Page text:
To learn more about The Adachi Museum of Art, visit their web site: http://adachi-museum.or.jp/e/index.html
Powell is in demand as a workshop presenter and speaker for organizations such as the 6th International Symposium of Japanese Gardens in San Diego, the International Conference on Japanese Gardens Outside Japan in Long Beach and the Maple Society North America Branch.
Powell and his wife Becky are partners with David and Pat Bergman in Weatherford Gardens Nursery and Landscaping, an organic nursery and garden store located at 2106 Fort Worth Highway in Weatherford, Texas, featured in a previous blog entry.
The Trammell & Margaret Crow Collection of Asian Art is located in the Arts District of downtown Dallas. The Crow Collection is a permanent set of galleries dedicated to the arts and cultures of China, Japan, India, and Southeast Asia. The museum offers a serene setting for both quiet reflection and learning.
Admission is free. The Crow Collection of Asian Art is open Tuesdays – Thursdays (10 a.m. – 9 p.m.), Fridays – Sundays (10 a.m. – 6 p.m.), and closed on Mondays. For more information, please go to www.crowcollection.org or call 214-979-6430.
For further information or a look at aerial photographs of the office building, visit the web site: http://www.trammellcrowcenter.com/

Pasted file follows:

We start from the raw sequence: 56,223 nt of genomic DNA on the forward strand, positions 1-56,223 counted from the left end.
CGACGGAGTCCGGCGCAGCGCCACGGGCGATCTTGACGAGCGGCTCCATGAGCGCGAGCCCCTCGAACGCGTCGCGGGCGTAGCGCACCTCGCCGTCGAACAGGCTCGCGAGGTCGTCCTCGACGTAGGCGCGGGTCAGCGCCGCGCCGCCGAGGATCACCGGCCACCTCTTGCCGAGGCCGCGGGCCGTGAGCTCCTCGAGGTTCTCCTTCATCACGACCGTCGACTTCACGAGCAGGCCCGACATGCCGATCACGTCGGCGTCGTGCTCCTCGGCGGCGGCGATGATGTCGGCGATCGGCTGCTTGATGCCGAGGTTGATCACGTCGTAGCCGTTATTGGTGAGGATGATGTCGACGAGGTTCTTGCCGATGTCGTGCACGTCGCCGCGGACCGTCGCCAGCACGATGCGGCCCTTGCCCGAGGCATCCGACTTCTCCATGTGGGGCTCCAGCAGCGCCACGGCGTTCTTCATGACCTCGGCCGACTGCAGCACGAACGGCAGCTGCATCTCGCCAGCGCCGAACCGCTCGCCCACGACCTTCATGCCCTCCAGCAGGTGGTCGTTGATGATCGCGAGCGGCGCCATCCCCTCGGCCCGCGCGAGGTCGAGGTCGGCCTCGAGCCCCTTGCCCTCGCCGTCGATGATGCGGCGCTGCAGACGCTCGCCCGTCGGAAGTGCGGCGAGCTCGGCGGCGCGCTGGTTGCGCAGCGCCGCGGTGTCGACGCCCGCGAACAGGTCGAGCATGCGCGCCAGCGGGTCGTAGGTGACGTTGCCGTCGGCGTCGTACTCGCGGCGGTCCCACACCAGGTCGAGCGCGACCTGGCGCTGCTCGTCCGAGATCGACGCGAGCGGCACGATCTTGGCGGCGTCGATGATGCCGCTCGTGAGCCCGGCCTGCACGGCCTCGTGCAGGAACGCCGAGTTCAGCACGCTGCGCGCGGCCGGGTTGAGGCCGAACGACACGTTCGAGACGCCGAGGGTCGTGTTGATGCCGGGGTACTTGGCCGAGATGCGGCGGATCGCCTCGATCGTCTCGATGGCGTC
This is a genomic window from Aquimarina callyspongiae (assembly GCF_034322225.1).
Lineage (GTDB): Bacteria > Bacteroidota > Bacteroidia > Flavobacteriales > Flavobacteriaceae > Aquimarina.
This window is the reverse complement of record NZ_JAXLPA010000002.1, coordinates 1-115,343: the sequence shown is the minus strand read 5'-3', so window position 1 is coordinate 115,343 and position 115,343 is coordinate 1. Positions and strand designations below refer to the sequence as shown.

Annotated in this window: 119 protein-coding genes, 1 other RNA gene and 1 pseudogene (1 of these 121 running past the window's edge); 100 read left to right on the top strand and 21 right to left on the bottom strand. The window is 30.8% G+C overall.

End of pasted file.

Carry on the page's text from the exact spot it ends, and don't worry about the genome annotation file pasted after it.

The Crow Collection’s European sculpture pieces formerly displayed in this area were re-located to the Old Parkland campus.
Unless otherwise credited, photos in this blog are by K.T. Cannon-Eger. Click on any image to see it full size.
For years I loved the European sculpture that used to surround the Trammell Crow building and was disappointed when it went away. I’m glad that the renovation is coming along so well and am looking forward to its completion. Your photos look great – I’m going to have to go down there and take a look.
Thanks for sharing.
Thanks for the read, Bill. Hope the Asian art makes its appearance soon. Everything looks ready. The garden is enjoyable as it is right now, to my eye. But I take great enjoyment in the art of Japanese gardens — the placement of stones and plants, the interplay of various forms and textures.
I had the very great privilege of working with Mr. Powell on this particular instillation. John and I have been close friends for some time and I jumped at the opportunity to explore this project with him. I encourage everyone to visit this rare jewel in the Dallas Arts District and to revisit yearly to watch as his vision unfolds.
Thanks for the comments Nick. My husband and I just spent the weekend in Denver at the North American Japanese Garden Association conference. John Powell and David Slawson and Sadafumi Uchiyama were among many talented participants and presenters. John mentioned that a bell had recently been installed in the bell tower. Yes, the Dallas installation will be one to watch. Thanks again for your remarks.